L-band frequencies range from 390 MHz to 1.55 GHz. Satellite communication and terrestrial communications between satellite devices use this frequency band. Higher L-band frequencies are less susceptible to rain attenuation compared to Ku-band signals.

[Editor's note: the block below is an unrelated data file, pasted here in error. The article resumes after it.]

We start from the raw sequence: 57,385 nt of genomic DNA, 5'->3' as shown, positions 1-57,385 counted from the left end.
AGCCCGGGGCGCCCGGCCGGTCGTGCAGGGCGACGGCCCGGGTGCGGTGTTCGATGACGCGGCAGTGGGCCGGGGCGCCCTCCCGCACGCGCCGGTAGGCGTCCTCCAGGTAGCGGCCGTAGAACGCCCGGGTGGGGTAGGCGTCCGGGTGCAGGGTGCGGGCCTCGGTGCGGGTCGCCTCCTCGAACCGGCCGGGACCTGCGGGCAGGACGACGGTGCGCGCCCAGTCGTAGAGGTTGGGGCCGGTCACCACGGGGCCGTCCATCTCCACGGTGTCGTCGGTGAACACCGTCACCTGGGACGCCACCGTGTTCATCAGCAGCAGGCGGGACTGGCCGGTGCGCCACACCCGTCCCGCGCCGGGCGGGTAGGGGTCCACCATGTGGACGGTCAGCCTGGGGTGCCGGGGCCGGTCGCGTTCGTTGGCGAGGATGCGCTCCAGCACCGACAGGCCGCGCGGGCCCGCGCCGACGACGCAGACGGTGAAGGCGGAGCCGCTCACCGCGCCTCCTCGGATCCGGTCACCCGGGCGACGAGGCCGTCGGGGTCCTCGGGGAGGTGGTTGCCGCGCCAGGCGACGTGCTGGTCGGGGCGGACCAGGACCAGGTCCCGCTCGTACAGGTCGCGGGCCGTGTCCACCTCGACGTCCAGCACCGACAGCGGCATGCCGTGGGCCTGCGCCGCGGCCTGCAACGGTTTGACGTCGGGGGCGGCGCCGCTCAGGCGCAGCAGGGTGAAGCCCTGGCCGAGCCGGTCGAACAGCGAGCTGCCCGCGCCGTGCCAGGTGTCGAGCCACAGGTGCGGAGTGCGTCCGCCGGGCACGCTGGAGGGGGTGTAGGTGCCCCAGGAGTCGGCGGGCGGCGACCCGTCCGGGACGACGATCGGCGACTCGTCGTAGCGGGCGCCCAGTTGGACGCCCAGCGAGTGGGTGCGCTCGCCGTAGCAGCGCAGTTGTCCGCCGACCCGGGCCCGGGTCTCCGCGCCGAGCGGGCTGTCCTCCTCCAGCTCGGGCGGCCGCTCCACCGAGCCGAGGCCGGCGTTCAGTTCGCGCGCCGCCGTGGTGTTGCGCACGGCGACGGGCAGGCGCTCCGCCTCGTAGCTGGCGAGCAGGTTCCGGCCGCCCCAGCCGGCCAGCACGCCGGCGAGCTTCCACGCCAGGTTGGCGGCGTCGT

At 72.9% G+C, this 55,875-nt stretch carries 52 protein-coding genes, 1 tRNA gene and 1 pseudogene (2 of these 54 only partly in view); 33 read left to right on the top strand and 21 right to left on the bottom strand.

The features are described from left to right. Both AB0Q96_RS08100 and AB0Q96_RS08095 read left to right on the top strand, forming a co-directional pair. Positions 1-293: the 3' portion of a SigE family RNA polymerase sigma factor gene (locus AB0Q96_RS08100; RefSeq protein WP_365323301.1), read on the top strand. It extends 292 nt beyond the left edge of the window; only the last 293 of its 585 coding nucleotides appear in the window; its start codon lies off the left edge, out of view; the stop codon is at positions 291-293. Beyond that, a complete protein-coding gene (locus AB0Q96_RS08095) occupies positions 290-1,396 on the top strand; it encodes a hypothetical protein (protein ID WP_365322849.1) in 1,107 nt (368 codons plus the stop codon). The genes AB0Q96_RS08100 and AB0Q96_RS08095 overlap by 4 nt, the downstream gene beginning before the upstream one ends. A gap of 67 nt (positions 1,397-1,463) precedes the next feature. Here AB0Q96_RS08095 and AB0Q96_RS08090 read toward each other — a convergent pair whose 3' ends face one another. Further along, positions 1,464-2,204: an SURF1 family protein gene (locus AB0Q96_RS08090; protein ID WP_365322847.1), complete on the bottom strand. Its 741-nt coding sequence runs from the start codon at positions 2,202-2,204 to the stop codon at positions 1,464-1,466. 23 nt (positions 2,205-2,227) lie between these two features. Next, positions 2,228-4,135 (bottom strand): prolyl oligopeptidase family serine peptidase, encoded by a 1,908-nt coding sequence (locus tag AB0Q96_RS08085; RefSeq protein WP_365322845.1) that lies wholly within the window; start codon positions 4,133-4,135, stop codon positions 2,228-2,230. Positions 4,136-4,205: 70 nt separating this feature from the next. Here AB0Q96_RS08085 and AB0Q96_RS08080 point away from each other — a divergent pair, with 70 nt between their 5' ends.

The original frequency band assigned to satellite communication is the C-band frequency, which uses 3.7 GHz to 4.2 GHz for downlink signals to Earth stations and 5.925 GHz to 6.425 GHz for uplink from Earth stations. The lower frequency ranges in this band have a better performance in bad weather conditions than the Ku-band frequencies. Variations of C-band frequencies are being used in different parts of the world and these are classified as extended C-band, super-extended C-band, INSAT C-band, etc. varies from 3 inches to 9 inches, depending on design parameters. Reflector antennas are mostly used in traditional geostationary satellites, having applications in the fixed satellite service (FSS) and the maritime mobile satellite service (MMSS). These are used to connect L-band, C-band and Ku-band, which require high gain antennas with parabolic dish structure. A reflector antenna is one that has a spherical wavefront, meaning that the signal radiations from the antenna are spherical in nature, one in which the energy is dispersed in all directions away from the antenna and produces a pattern that is not highly directional. A parabolic antenna is used specifically for high direction. These antennas are illuminated by an array of “feeder” antennas or indirectly through a system of sub-reflectors. A feed antenna will generally consist of a horn-type structure, having electronic components for signal amplification and signal conditioning circuitry. This feeder antenna is mounted at the absolute center of the dish reflector antenna, with the horn facing the center of the dish. There can be many horns on such a food antenna.